Kids can now learn to cook from the legendary London chef Ruth Rogers in The River Cafe Look-Book, full of easy, vegetable-packed Italian recipes. Think Smashed Broad Bean Bruschetta, Fusilli Zucchini, Raspberry Sorbet, and more. Phaidon, November 23.
HISTORIES, MEMOIRS, BIOGRAPHIES
Well how about this: A History of Cookbooks covers 700 years of cookbookery and is probably required reading if you enjoy this newsletter. University of California Press, September 6.
There are some recipes in Our Fermented Lives by Julia Skinner, but really I think this book is fascinating for its popular history of fermentation. Skinner is the founder of Root, an organization that seeks to educate and popularize fermentation and other historic cooking methods. Storey, September 27.
Have You Eaten Yet? by Cheuk Kwan is a collection of stories from Chinese restaurants around the world, and a look at the cooking of the Chinese diaspora, including its history and its future. Douglas & McIntyre, October 4.
Down and Out in Paradise by Charles Leerhsen is an unauthorized biography of Anthony Bourdain that I have heard might be surprising to some. I haven’t seen a copy myself yet so I don’t want to say much more about that, but keep an eye out for this one. Simon & Schuster, October 11.
The Complete Language of Food by S. Theresa Dietz looks at the cultural, mythological, and folkloric history of hundreds of ingredients. Wellfleet, October 11.
In Sweet Land of Liberty, Rossi Anastopoulo looks at the history of 11 American pies, from pumpkin pie at Thanksgiving to cherry pie at the lunch counter sit-ins of the civil rights movement to post-war Jello pies and beyond. Abrams, October 25.
Dinner in Rome by Andreas Viestad uses a single Italian meal as a metaphor and framing structure to tell the history of the city. Writes the author, “There is more history in a bowl of pasta than in the Colosseum.” Reaktion, November 1.
The Philosophy of Curry by Sejal Sukhadwala looks at the history (and occasional rejection) of this term and the dishes it inspired around the world, from India to the UK to the Caribbean and beyond. Also includes recipes. British Library, November 1.
In Serendipity, Eataly founder Oscar Farinetti looks at the accidental culinary discoveries of history, from coffee (which he credits to “a herd of energetic goats,” eyes emoji) to brownies to popcorn and more. Translated from Italian by Barbara McGilvray. Apollo, November 1.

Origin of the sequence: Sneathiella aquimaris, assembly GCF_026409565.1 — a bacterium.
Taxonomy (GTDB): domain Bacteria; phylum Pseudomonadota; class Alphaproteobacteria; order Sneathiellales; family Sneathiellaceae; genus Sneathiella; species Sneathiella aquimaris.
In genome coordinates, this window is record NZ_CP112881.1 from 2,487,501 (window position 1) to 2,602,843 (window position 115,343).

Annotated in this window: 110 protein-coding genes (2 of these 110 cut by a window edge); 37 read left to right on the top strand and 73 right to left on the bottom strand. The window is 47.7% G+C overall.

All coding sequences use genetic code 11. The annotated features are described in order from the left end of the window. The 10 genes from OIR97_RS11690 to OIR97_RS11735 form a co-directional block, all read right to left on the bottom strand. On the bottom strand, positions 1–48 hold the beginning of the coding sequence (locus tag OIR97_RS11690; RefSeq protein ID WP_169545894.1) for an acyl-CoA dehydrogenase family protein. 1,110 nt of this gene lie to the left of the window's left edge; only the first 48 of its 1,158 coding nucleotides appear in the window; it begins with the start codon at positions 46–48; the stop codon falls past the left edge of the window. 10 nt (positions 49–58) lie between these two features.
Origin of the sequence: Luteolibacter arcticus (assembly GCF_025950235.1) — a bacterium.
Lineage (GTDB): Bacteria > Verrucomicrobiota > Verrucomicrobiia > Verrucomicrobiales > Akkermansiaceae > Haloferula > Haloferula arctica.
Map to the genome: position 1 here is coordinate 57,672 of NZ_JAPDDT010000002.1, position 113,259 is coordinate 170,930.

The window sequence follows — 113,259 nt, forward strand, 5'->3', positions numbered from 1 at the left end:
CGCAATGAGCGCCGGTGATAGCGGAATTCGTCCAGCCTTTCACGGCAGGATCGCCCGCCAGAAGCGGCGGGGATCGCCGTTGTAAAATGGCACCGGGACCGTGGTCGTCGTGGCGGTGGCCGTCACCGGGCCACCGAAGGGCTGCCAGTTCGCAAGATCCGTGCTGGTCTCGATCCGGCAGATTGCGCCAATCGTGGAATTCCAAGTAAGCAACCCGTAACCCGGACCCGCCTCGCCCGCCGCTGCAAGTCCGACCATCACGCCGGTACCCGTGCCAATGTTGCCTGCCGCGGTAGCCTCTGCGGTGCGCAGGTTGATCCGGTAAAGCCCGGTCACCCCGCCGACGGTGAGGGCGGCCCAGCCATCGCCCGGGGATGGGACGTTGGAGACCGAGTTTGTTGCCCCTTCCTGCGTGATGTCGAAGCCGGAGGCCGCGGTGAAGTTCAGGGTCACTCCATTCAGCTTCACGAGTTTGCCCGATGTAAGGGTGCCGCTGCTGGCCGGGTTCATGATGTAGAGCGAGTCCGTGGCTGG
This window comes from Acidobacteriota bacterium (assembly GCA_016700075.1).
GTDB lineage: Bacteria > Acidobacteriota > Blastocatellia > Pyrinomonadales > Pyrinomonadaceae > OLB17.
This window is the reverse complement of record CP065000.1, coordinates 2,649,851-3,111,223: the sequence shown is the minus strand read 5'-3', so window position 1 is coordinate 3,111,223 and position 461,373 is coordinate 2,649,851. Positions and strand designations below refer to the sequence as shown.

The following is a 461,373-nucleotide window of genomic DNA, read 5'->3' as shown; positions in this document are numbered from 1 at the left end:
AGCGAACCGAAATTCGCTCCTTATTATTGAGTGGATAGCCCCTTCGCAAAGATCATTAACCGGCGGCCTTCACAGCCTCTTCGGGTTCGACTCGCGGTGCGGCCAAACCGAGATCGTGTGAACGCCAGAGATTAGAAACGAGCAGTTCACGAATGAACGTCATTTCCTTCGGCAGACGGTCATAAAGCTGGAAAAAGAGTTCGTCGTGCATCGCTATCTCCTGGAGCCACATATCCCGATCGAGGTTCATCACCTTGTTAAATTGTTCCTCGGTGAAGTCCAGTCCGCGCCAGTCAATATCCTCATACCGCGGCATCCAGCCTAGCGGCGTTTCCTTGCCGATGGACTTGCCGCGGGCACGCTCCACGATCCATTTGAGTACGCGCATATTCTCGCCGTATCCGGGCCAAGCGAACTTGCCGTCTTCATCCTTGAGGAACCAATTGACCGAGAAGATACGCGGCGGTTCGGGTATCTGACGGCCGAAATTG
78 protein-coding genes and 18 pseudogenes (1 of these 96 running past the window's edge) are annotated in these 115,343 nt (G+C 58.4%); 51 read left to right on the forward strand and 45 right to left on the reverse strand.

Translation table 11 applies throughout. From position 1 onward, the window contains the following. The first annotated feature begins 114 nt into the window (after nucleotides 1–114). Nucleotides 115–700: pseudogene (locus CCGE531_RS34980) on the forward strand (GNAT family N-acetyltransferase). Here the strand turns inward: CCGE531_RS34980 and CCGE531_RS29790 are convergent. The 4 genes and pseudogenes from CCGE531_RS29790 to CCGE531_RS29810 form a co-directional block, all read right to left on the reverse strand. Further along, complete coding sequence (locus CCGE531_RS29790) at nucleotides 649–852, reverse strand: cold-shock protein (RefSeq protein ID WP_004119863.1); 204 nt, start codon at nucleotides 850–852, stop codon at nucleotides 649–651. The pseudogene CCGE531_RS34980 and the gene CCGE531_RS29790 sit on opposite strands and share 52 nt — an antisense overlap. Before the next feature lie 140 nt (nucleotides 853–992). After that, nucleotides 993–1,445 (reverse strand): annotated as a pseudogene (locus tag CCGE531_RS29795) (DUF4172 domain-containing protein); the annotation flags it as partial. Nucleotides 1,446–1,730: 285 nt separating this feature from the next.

Conversations Behind the Kitchen Door by Emmanuel Laroche is a collection of conversations with 50 American chefs about kitchen culture today, although oddly the promo material for the book doesn’t name any of them. Foreword by Elizabeth Falkner, though. Morgan James, November 8.
Food & Imagination is a collection of writings and presentations from the 2021 Oxford Symposium on, well, food and imagination. Prospect Books, November 11.
The Anchor Brewing Story by David Burkhart tells the story of San Francisco’s famous brewery, along with hundreds of archival photos. Ten Speed, November 15.
The Beginnings of Barbecue by Dave DeWitt is a collection of primary source accounts from barbecue history, from France to Jamaica and beyond. Sunbelt Editions, December 1.
L.A.’s Landmark Restaurants by George Geary contains 50 profiles of famous and historic Los Angeles establishments, including Cole's, Philippe the Original, Pacific Dining Car, The Original Pantry Café, The Victor Hugo, Canter's Delicatessen, Sportsmen's Lodge, Mocambo, Nate 'n Al's, The Smoke House, Tail o' the Pup, The Apple Pan, Valentino and more. Santa Monica Press, December 6.
A History of Cookbooks .... probably required reading if you enjoy this newsletter. University of California Press is actually a paperback reprint of a book that came out in 2017.